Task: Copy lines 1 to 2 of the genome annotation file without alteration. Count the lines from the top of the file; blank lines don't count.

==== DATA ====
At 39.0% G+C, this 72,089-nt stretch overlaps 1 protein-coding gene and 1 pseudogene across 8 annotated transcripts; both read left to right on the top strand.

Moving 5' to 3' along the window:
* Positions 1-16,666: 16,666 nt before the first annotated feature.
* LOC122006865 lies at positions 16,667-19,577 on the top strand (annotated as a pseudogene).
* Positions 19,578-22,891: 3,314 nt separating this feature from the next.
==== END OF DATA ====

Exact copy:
At 39.0% G+C, this 72,089-nt stretch overlaps 1 protein-coding gene and 1 pseudogene across 8 annotated transcripts; both read left to right on the top strand.

Moving 5' to 3' along the window: